(The prattlings of foolishness or silliness are sometimes a route for the mind to vent and relax, especially when enduring a broken ankle encased in a fiberglass cast. Also with the aid of a glass of fine Australian red wine. Hence, the first post in a series dubbed "Dear Dairy".)
If I could milk a cow right now, I would enjoy drinking the warm unadulterated milk. How did we discover your wonderful white liquid anyway? Did Ug the Caveman happen to have an urge to suck on an udder after a year of abstaining from the breast of a warm woman? (He was so ugly and deformed, no woman would have him). Was Ooog’s family the discoverers when during a famine they watched the pups of the clan’s dogs nurse at the teats of their bitch and noticed how they grew?
Did The Antler Hunter discover the greatness of milk when he killed a female deer that was still suckling her young? Since his family utilizes every part of the animal he kills, his children tasted the dead mother’s milk meant for her own offspring and they prospered. Or was it Lizzie Bordan’s father and mother whose secret for the white ‘gold’ was passed down for generations. When their cow went dry, Lizzie was pissed and killed her folks with an axe.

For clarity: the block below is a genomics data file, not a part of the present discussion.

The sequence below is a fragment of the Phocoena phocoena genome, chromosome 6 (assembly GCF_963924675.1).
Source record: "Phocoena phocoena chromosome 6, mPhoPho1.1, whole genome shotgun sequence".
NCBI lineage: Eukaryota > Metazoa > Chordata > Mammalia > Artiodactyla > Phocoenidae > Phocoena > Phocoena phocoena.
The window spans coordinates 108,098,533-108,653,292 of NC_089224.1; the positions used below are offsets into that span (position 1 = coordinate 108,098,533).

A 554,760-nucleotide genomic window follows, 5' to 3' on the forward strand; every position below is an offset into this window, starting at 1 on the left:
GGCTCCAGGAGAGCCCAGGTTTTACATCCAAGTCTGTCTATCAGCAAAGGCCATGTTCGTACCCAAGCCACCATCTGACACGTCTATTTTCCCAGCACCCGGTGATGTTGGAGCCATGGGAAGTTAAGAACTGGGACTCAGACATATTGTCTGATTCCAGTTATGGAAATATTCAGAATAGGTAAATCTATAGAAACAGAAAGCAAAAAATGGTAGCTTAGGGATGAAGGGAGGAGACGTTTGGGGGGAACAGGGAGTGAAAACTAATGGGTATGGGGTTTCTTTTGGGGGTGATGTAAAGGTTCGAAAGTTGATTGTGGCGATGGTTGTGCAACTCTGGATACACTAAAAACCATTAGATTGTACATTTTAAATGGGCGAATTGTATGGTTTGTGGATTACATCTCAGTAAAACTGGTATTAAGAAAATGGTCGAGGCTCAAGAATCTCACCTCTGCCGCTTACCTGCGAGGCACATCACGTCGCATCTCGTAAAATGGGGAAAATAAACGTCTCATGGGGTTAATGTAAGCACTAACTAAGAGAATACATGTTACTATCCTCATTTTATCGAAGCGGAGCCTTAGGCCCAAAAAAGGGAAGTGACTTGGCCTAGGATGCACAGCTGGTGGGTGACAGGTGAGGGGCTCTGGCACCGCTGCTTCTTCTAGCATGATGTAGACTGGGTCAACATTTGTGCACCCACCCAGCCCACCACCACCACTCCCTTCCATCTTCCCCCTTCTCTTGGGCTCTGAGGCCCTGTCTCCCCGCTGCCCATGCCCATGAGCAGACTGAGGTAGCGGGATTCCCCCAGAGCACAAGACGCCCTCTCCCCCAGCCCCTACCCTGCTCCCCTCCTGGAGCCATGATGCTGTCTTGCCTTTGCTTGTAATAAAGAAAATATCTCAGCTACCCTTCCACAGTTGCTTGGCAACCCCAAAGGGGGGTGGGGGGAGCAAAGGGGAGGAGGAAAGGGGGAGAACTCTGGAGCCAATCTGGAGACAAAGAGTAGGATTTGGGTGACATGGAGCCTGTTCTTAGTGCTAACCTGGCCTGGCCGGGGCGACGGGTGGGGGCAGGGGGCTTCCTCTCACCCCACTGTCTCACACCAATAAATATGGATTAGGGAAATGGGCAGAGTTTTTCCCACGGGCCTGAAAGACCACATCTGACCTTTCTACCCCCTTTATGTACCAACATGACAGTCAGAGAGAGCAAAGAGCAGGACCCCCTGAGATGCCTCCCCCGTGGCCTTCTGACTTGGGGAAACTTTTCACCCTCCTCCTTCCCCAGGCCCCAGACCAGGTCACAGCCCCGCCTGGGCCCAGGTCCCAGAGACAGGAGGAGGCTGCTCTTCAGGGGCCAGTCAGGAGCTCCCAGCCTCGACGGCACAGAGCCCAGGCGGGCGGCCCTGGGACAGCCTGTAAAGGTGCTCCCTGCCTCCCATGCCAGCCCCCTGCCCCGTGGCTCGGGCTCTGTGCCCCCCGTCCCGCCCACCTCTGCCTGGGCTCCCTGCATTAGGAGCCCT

Oh, and that rancid milk that curdles and, when rinsed, tastes as good as the fresh liquid. Cover it in cloth, pile it into a box made of boards, and press it down to squeeze out the liquid and let it age. Some call this ‘cheese’, but we call it ‘moon milk’. We know that cow’s milk turns solid after it jumps over the moon.
Which leads to the question: is our Moon made of cheese? If so, it is Wenslydale, Havarti, or Limburger? Thus a trip to our Moon will be necessary to extract a piece to eat, taste and type it. Perhaps we will discover a new taste and brand of cheese. We could persuade the sexy SpaceShip One to schedule excursions to our Moon. We can watch and wait for a full Earth to howl at and admire.